I wanted to make a place for people to post unpainted or build process photos of tab style dropouts. I see a lot of questions and I have a lot of curiosity of how everyone else does them. Powder coat does such a great job of hiding the joints…
I personally subscribe to not notching the tube, rather only relieving one side. I have TIG welded the flats and filled the stay with brass but this is for a classic look.
I would be curious what people are doing that strictly TIG weld. Especially with how Paragon Polydrop butts to a larger diameter section of chainstay.
I’m a notcher and brazer. I like the aesthetics of the symmetry. Also, being able to fill the inside with filler on both sides to me means a stronger joint. Obviously not the only way to do it and up for debate.
I notch and braze quite a bit…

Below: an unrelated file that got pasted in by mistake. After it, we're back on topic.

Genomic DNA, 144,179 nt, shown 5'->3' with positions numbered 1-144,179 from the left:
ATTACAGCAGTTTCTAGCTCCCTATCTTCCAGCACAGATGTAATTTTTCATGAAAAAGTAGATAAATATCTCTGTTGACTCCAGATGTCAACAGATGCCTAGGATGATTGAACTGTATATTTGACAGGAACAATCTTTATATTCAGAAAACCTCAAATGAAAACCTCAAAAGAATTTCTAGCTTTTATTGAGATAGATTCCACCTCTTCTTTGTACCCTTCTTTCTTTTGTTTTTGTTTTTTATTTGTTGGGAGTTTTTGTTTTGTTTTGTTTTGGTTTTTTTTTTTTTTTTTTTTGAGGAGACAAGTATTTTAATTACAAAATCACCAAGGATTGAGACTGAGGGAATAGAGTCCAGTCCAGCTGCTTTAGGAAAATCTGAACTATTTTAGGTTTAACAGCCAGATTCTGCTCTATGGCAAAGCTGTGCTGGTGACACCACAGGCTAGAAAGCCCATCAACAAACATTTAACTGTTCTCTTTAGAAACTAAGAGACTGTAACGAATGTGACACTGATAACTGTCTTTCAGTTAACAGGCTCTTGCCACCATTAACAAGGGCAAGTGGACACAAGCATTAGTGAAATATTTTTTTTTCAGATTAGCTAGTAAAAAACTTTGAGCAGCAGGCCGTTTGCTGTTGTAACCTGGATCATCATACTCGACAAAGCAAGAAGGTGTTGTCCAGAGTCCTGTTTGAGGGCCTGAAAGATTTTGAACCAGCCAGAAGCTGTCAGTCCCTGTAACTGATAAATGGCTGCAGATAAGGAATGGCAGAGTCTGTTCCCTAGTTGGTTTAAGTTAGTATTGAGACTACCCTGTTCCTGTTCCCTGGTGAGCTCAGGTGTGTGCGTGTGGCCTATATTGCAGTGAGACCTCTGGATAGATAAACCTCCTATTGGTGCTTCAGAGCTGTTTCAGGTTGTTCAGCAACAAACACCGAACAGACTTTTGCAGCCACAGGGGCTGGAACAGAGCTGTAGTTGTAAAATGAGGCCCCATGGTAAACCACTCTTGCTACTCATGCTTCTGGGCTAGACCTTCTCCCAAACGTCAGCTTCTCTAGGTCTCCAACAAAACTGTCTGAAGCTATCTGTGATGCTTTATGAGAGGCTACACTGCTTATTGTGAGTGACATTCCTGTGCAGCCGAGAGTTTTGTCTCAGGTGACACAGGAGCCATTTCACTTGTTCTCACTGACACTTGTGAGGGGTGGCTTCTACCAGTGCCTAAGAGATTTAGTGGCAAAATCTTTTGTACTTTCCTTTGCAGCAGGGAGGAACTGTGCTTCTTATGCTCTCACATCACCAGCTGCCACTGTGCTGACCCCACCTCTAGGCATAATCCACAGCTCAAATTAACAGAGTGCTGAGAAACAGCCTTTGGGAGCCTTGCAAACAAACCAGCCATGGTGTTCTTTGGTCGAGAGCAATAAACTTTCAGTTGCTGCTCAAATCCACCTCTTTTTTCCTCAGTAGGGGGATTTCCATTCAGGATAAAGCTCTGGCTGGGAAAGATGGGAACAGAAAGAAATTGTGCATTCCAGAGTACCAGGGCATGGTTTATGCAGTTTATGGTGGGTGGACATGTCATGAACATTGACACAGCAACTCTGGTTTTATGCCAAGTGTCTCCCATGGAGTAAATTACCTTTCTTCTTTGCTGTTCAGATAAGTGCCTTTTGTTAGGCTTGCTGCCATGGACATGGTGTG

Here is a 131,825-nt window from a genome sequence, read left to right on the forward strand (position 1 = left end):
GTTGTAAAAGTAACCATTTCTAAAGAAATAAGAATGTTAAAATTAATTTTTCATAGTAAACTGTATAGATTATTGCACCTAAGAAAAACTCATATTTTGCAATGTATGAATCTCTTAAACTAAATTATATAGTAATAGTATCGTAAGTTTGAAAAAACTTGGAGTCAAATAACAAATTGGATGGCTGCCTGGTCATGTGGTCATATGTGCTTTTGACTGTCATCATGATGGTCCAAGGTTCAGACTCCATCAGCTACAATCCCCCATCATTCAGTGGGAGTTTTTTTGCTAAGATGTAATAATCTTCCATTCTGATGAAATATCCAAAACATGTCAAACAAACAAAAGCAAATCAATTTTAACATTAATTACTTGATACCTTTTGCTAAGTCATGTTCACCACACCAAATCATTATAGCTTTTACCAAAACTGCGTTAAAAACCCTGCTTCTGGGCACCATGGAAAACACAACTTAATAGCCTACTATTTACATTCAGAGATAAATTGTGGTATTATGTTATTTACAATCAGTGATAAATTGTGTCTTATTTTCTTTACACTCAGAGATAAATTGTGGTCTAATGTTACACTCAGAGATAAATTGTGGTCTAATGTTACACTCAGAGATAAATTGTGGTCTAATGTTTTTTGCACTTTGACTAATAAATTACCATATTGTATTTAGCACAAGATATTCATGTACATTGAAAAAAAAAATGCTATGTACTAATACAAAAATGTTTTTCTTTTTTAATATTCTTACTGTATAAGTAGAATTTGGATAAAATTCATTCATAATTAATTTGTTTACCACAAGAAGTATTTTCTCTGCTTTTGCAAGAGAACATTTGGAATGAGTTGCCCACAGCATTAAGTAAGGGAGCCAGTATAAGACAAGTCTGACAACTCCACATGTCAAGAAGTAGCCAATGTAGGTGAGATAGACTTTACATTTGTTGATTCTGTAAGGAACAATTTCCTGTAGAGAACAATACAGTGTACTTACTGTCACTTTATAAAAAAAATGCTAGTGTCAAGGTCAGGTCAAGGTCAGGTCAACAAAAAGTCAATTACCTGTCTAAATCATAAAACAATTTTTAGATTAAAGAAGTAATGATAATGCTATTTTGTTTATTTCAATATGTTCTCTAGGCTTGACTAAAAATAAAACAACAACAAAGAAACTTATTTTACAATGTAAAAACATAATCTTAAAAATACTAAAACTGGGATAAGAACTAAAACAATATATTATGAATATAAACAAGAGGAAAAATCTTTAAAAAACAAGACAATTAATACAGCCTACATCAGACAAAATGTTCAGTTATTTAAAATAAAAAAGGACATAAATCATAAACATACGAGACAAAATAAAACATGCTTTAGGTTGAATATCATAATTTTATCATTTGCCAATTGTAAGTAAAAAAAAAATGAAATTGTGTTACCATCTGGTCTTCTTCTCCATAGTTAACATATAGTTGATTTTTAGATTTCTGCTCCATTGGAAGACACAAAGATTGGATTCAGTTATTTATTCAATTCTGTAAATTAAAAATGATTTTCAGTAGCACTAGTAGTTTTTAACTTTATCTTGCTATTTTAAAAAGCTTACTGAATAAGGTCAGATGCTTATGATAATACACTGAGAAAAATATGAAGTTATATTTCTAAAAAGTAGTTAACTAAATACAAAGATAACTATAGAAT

I’ve also grown fond of this method that @Amigo_Frameworks turned me on to. For when your chain stay is larger than the tab. The back side of the tab gets rounded over to almost match the ID of the chain stay.
Slot the chainstay/blade. (Hacksaw and eyeballs work, as do slitting saws.) Tab the dropout with a file or hacksaw. 10mm slot + 10mm tab = 20mm overlap, minimum. (I find scalloping the chainstay ends before brazing works best for finishing.) Tack the exposed ears of the stay first so they don’t burn. Then fill it up. ~1/2 stick (~12-16") in each joint. There should be a solid plug of bronze enveloping the dropout, inside the chainstay/blade.
Stainless is exactly the same, just use Fillet Pro or similar instead of Bronze.
Finishing is done with a file and/or Dynafile/Dremel. Easy peasy.
I more or less do the same as Chris. Fixture up the dropout over the chainstay, draw the angle onto the chainstay, hacksaw away the slot, scallop the chainstay ends to shape and braze away. On my own dropouts, which have a wide tab I cut slots into the dropout itself to fit over the stay ends, then slot the stays a small amount. This allows me to leave an exposed tab above the stays that I can shape.